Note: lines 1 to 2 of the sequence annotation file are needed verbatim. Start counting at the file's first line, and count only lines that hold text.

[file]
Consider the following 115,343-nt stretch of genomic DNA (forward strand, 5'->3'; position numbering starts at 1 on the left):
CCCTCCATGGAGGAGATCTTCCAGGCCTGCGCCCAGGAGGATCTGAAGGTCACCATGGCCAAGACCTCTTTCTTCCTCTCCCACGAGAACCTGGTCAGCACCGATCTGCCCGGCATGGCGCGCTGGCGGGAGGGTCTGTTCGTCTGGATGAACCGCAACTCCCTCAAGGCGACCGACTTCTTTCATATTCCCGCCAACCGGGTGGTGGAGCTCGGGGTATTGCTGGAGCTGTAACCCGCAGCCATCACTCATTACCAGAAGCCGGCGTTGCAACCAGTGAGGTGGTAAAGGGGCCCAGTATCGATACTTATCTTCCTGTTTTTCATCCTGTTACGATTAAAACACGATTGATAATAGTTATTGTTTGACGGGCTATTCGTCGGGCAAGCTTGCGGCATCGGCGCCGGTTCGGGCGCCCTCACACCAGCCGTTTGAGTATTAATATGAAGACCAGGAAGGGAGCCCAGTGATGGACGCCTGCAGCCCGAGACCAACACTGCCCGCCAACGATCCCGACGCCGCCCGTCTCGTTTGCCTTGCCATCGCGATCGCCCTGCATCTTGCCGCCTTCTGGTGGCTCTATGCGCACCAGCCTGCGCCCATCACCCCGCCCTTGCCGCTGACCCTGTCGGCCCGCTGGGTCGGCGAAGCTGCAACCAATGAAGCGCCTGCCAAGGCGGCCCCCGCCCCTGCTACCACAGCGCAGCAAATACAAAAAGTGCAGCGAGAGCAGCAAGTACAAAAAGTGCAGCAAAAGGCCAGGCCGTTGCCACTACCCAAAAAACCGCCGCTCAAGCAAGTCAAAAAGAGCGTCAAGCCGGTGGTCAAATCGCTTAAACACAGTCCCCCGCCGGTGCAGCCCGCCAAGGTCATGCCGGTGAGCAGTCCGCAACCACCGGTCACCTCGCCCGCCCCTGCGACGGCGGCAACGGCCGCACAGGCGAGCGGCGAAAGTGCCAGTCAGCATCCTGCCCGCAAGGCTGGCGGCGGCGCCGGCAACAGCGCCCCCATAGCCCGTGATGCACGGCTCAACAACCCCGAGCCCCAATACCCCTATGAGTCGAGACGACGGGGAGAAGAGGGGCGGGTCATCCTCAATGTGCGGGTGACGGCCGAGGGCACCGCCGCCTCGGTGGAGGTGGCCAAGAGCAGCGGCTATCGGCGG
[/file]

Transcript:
Consider the following 115,343-nt stretch of genomic DNA (forward strand, 5'->3'; position numbering starts at 1 on the left):
CCCTCCATGGAGGAGATCTTCCAGGCCTGCGCCCAGGAGGATCTGAAGGTCACCATGGCCAAGACCTCTTTCTTCCTCTCCCACGAGAACCTGGTCAGCACCGATCTGCCCGGCATGGCGCGCTGGCGGGAGGGTCTGTTCGTCTGGATGAACCGCAACTCCCTCAAGGCGACCGACTTCTTTCATATTCCCGCCAACCGGGTGGTGGAGCTCGGGGTATTGCTGGAGCTGTAACCCGCAGCCATCACTCATTACCAGAAGCCGGCGTTGCAACCAGTGAGGTGGTAAAGGGGCCCAGTATCGATACTTATCTTCCTGTTTTTCATCCTGTTACGATTAAAACACGATTGATAATAGTTATTGTTTGACGGGCTATTCGTCGGGCAAGCTTGCGGCATCGGCGCCGGTTCGGGCGCCCTCACACCAGCCGTTTGAGTATTAATATGAAGACCAGGAAGGGAGCCCAGTGATGGACGCCTGCAGCCCGAGACCAACACTGCCCGCCAACGATCCCGACGCCGCCCGTCTCGTTTGCCTTGCCATCGCGATCGCCCTGCATCTTGCCGCCTTCTGGTGGCTCTATGCGCACCAGCCTGCGCCCATCACCCCGCCCTTGCCGCTGACCCTGTCGGCCCGCTGGGTCGGCGAAGCTGCAACCAATGAAGCGCCTGCCAAGGCGGCCCCCGCCCCTGCTACCACAGCGCAGCAAATACAAAAAGTGCAGCGAGAGCAGCAAGTACAAAAAGTGCAGCAAAAGGCCAGGCCGTTGCCACTACCCAAAAAACCGCCGCTCAAGCAAGTCAAAAAGAGCGTCAAGCCGGTGGTCAAATCGCTTAAACACAGTCCCCCGCCGGTGCAGCCCGCCAAGGTCATGCCGGTGAGCAGTCCGCAACCACCGGTCACCTCGCCCGCCCCTGCGACGGCGGCAACGGCCGCACAGGCGAGCGGCGAAAGTGCCAGTCAGCATCCTGCCCGCAAGGCTGGCGGCGGCGCCGGCAACAGCGCCCCCATAGCCCGTGATGCACGGCTCAACAACCCCGAGCCCCAATACCCCTATGAGTCGAGACGACGGGGAGAAGAGGGGCGGGTCATCCTCAATGTGCGGGTGACGGCCGAGGGCACCGCCGCCTCGGTGGAGGTGGCCAAGAGCAGCGGCTATCGGCGG